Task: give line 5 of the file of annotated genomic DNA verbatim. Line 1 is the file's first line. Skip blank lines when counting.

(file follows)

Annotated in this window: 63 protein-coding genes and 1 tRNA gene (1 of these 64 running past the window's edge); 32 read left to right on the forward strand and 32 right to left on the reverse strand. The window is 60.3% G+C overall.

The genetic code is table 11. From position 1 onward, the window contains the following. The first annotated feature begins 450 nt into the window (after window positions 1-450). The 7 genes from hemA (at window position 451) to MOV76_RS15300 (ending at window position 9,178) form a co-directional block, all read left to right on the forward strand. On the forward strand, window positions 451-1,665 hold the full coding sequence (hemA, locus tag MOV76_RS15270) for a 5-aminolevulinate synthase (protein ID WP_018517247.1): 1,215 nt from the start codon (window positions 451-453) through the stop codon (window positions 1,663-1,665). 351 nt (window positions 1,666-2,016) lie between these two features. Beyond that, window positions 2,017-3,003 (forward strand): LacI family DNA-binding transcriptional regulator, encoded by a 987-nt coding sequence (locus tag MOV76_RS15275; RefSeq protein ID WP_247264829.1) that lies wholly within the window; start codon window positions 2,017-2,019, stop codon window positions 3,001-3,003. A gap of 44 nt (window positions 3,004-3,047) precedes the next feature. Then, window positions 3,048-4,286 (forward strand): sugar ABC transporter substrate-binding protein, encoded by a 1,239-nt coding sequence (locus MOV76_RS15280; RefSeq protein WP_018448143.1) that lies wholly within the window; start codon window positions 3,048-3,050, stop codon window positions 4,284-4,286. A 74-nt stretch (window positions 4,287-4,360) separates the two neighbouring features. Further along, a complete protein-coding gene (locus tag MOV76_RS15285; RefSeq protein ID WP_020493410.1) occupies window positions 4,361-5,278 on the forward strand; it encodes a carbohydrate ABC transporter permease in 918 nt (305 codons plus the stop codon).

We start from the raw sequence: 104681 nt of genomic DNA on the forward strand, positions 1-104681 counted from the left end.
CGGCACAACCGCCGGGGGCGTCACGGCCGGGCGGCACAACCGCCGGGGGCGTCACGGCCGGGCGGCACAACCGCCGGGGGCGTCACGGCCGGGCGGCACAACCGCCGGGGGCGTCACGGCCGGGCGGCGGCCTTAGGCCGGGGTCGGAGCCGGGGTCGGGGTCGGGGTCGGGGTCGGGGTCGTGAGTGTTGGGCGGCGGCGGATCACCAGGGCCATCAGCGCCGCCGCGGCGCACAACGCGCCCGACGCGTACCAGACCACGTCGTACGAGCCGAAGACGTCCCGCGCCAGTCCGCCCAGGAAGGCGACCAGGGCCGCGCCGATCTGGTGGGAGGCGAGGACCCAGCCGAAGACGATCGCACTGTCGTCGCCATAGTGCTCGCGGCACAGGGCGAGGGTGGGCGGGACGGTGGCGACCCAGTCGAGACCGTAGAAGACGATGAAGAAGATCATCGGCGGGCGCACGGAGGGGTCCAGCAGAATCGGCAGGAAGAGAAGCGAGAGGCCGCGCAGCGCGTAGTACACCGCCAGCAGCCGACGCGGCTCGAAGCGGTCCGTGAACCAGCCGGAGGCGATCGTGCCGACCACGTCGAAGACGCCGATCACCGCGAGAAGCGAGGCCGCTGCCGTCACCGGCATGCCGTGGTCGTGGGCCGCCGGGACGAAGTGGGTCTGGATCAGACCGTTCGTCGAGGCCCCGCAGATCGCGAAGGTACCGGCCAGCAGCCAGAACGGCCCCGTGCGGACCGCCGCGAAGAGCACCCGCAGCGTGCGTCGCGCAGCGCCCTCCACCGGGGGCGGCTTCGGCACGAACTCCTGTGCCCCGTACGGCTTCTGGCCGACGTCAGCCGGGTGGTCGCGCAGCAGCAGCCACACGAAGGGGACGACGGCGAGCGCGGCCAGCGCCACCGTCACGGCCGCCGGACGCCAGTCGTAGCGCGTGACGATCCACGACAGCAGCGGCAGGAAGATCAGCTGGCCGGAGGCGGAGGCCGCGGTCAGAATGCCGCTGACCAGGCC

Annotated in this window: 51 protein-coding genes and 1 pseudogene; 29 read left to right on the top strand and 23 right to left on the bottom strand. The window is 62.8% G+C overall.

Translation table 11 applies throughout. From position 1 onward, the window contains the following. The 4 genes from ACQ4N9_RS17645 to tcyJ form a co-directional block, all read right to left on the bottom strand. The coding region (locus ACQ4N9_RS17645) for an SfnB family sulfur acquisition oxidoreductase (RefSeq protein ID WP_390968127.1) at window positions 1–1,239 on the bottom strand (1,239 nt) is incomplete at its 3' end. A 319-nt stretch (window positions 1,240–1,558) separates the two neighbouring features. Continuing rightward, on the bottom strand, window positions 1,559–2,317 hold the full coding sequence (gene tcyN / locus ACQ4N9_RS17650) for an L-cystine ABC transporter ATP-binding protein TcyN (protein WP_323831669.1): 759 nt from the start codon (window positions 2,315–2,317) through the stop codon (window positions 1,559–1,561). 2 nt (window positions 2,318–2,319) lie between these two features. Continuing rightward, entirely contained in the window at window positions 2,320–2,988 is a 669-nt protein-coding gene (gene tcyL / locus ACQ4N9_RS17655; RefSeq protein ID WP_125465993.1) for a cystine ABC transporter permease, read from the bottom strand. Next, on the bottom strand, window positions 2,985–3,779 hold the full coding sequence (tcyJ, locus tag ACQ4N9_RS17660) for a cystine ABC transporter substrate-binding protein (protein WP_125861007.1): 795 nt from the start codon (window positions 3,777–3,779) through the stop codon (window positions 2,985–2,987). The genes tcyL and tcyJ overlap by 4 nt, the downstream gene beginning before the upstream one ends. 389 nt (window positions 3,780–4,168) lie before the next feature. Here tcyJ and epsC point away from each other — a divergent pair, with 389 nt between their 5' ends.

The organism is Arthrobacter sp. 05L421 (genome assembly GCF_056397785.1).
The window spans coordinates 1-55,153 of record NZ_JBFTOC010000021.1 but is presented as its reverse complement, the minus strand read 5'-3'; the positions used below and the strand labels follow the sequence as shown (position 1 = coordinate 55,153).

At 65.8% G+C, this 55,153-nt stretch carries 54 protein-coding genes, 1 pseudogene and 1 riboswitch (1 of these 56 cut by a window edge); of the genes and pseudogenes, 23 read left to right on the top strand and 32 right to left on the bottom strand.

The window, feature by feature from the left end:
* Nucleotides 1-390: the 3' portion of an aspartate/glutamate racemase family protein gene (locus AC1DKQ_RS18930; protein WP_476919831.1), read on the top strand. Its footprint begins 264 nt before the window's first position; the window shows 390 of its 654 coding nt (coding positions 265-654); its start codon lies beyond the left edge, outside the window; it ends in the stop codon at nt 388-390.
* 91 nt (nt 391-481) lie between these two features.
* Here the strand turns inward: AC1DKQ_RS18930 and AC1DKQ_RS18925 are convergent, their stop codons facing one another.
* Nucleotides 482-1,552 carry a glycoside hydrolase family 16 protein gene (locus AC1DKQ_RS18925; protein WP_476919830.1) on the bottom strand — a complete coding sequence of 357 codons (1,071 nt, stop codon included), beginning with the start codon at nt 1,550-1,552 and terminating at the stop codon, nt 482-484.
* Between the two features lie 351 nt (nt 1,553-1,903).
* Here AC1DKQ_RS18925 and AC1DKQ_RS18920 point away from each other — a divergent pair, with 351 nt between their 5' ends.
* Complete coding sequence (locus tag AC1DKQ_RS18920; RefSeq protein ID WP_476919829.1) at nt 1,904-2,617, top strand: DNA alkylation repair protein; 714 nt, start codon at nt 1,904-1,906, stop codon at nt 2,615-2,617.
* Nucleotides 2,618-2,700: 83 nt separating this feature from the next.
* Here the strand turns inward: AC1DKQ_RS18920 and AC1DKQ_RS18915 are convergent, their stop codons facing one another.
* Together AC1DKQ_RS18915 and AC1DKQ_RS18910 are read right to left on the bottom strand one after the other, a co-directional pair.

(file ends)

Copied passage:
Annotated in this window: 51 protein-coding genes and 1 pseudogene; 29 read left to right on the top strand and 23 right to left on the bottom strand. The window is 62.8% G+C overall.